3. The Flu Food Poisoning Game

MJ’s career is FULL of GIGANTIC moments – the free throw line dunk, the Finals win against the Jazz and the Flu Game. In The Last Dance we hear an entirely new side of the story. Jordan was playing cards the night before game five of the 1997 Finals. He got hungry, so a member of his crew found one pizza place open around 11 p.m. They ordered a pizza and five men delivered it. Jordan’s trainer and everyone else in the room refused to eat it because they felt like something was off. So, naturally, Jordan ate the whole pie by himself.

He woke up with food poisoning in the middle of the night and was sick to his stomach all day long. At every timeout Jordan chugged fluids, he looked pale, tired and fragile. But someway, somehow, Jordan came into form after a poor first quarter. He scored 38 points including a game-winning three.

Prior to Sunday night, everybody had thought it was the Flu for over 20 years based on his symptoms, how sick he looked and how sick he really was. However, MJ unveiled to everybody on Sunday night that his “flu” wasn’t actually the flu, it was food poisoning from a sketchy pizza delivered by five men to a Utah hotel room. While never directly mentioned in the documentary, it is hinted at that the pizza was poisoned or made to make Michael sick. We will never know if the pizza was the cause or not, but we do know that game five of the ’97 Finals is one of the best performances of all-time.

2. The Bulls might not have been the best team

In the finale of The Last Dance, we see Jordan and the Bulls face-off with Reggie Miller and the Indiana Pacers in the Eastern Conference Finals. Jordan says that in all of his years in the playoffs, other than the Pistons, who beat him multiple times before Scottie and Rodman came, these Pacers were the best team he faced. The team featured multiple Hall-of-Famers, including Miller, and were coached by Larry Bird.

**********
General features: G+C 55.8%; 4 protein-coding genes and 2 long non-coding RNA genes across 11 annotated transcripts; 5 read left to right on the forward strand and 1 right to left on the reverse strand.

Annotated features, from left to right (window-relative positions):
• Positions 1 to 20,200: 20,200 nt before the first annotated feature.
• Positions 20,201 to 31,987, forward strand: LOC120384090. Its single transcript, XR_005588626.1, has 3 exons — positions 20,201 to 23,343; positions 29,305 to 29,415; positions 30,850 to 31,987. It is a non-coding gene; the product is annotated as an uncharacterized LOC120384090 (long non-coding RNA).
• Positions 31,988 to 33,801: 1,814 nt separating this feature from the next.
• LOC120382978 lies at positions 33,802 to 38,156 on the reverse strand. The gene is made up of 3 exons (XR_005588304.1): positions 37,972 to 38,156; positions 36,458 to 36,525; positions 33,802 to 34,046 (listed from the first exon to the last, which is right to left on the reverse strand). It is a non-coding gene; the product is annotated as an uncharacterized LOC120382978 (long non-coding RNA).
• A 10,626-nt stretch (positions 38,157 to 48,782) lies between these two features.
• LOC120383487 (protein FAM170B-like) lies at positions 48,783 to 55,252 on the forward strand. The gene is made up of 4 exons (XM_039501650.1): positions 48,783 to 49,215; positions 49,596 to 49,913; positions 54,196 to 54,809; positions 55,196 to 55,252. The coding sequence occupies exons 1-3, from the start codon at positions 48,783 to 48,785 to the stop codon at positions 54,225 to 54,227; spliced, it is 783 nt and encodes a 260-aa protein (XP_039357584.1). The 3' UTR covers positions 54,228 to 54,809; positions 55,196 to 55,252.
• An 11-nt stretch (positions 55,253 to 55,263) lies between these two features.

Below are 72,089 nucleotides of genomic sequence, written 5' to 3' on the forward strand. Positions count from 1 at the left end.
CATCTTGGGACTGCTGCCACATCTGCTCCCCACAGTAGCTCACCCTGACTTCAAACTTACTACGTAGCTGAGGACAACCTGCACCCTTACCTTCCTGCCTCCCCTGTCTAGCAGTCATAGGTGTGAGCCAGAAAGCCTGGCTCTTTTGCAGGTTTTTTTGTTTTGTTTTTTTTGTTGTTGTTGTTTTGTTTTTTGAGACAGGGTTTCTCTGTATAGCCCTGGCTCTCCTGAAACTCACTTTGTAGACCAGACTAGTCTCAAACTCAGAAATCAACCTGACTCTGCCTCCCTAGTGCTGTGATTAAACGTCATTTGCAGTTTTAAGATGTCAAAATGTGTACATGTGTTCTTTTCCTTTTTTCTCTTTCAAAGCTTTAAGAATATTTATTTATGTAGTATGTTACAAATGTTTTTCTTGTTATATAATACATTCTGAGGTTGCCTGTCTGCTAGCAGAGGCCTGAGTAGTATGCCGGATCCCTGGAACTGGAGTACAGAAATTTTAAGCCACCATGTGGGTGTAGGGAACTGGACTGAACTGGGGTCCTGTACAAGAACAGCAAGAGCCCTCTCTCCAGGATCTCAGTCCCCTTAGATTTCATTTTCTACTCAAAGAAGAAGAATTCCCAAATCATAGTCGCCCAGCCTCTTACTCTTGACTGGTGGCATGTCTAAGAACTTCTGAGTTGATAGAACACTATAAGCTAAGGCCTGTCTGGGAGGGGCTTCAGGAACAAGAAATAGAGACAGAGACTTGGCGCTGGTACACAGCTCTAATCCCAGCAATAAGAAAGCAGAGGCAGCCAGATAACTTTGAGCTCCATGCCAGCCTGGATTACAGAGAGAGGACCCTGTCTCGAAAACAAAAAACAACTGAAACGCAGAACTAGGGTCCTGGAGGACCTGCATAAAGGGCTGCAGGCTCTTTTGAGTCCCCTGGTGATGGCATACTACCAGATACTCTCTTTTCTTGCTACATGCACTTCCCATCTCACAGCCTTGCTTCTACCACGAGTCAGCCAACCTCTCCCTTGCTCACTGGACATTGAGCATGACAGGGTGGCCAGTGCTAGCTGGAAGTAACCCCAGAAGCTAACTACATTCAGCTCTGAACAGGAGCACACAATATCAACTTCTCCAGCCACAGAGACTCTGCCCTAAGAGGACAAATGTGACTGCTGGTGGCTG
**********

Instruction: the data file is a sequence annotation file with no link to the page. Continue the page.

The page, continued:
These Pacers were stacked and, as Reggie Miller said they were, probably the best team in the East. In the 1998 Eastern Conference Finals the Bulls faced a game seven for the first time since 1992. The Bulls won game seven but failed to win a game on the road the entire series. This was something they would have to do to win the NBA Finals and cap off their second three-peat. They defeated the Utah Jazz, again, in the Finals. If Jordan wasn’t at his best, The Last Dance could have been over in the Eastern Conference Finals.

1. Nobody is Like Mike

He’s the greatest ever for a reason. Throughout the entire documentary we see why there is truly nobody like Mike. His mindset and work ethic are different than anybody to ever play. Try and imagine LeBron punching one of his teammates in the face — you can’t. Nobody will ever match Michael’s intensity, talent and will to win. MJ did something special every night he stepped onto the court. If we learned one thing from The Last Dance, it’s that there will never be another Michael Jordan. Michael Jordan is the greatest basketball player of all-time.